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  • The Waiting Game

    A week from today it will be over - I will wake up having been 'redesigned' the day before and ready to begin the next stage of recovery.

    It's kind of strange to imagine part of me being missing (albeit being reconstructed), to imagine scars where now there is smooth, blemish free skin.  There is a certain sadness about that, as well as a kind of relief that the outward, public appearance will be pretty much unaltered.  Odd really.  The thought of the surgeon "drawing on me" is especially weird, and means of course the last time I see the 'whole' (or 'original') me, I will be covered in black ink.

    I am glad to say that as the day draws nearer the anxiety levels are diminishing rather than increasing.  I am sure this is the effect of the hundreds and hundreds of prayers that are being said on my behalf; I wonder if God is getting fed up with hearing my name so many times?!  I still don't relish the thought of anaesthesia but the foreboding has evaporated (even despite a few unhelpful comments!).

    My house is nearly tidied, the laundry is almost up to date, the perishable foods will soon be eaten up.  A few tasks remain and then all will be ready for my return.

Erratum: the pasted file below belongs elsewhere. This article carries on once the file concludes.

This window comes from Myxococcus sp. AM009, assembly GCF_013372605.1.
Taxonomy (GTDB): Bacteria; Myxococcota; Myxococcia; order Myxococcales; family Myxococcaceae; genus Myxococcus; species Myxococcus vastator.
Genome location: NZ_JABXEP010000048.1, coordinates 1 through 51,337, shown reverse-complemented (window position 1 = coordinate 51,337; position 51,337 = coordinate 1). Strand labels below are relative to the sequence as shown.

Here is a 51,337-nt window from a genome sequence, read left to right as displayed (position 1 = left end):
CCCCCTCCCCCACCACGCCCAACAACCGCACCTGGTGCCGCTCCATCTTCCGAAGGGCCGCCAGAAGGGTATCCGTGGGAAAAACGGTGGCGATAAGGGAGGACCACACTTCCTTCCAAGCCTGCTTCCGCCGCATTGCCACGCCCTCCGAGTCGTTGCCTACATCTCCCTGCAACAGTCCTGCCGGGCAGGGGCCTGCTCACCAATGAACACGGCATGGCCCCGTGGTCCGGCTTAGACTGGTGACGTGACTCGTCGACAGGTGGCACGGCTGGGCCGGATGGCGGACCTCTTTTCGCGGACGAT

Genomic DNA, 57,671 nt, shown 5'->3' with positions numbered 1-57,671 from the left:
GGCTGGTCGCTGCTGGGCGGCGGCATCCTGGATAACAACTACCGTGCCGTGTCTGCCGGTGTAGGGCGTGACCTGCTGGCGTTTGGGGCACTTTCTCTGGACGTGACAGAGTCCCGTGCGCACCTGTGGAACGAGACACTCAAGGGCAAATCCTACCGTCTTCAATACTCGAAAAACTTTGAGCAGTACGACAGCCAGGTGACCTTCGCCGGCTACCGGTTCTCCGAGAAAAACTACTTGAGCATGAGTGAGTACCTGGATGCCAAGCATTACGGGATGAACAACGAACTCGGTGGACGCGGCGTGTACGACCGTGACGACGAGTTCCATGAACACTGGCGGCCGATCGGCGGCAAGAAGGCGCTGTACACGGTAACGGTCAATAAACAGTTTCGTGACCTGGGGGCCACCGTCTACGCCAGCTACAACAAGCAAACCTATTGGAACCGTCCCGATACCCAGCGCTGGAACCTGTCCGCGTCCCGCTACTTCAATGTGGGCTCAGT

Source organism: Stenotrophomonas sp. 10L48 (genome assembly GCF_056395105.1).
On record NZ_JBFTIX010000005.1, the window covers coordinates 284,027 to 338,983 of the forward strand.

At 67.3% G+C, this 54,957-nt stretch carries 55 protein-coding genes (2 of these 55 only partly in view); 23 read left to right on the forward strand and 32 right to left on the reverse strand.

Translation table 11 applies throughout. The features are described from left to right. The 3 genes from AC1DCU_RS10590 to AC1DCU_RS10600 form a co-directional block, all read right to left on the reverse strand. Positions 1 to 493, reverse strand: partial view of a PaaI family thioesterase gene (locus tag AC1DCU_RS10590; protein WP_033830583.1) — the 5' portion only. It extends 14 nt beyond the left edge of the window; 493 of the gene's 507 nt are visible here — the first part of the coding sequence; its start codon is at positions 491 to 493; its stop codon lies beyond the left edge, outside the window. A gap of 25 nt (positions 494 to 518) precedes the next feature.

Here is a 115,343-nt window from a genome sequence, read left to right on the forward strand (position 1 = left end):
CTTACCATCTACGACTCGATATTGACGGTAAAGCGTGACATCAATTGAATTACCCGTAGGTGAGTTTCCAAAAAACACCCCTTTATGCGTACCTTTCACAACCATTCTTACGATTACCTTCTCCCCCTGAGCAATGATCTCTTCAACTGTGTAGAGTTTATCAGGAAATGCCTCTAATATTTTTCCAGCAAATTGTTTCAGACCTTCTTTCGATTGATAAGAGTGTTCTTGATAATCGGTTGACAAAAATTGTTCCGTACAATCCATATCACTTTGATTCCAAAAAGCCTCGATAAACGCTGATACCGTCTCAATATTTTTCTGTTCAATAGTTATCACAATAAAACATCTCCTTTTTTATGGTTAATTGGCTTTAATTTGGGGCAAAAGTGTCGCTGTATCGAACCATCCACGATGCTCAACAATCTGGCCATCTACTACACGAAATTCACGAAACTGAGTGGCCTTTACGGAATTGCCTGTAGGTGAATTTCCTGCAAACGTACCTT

This waiting is all rather weird - feeling pretty healthy, if rather tired from the last few months, and knowing that I have to feel worse before I feel better again.  I still can't imagine the weakness and stiffness I've been promised; maybe that's a good thing.

    I will be glad when it is a week from now and it's behind me; not that I am wishing this week gone, anything but, just that the waiting game is a weird 'place' to be right now.  In the meantime it's back to the odd jobs...

    Five days to admission, six to surgery, a week to the redesigned future...

  • Incomprehensible!

    I do not understand the nature of wifi... it misbehaves for around twenty four hours then it reverts to good behaviour just after I've purchased a month's worth of mobile broadband... ah well, it may come in useful in the next couple of weeks.

    I do not understand the nature of this blog platform... it stops letting me comment until I post as much then it lets me comment again.

    I do not understand spell checks which seem to miss blatant mis-spellings and wrongly identift correct, if unusual, spellings

    The perverse nature of inanimate objects, as my mother would say.

  • Noun Qualifiers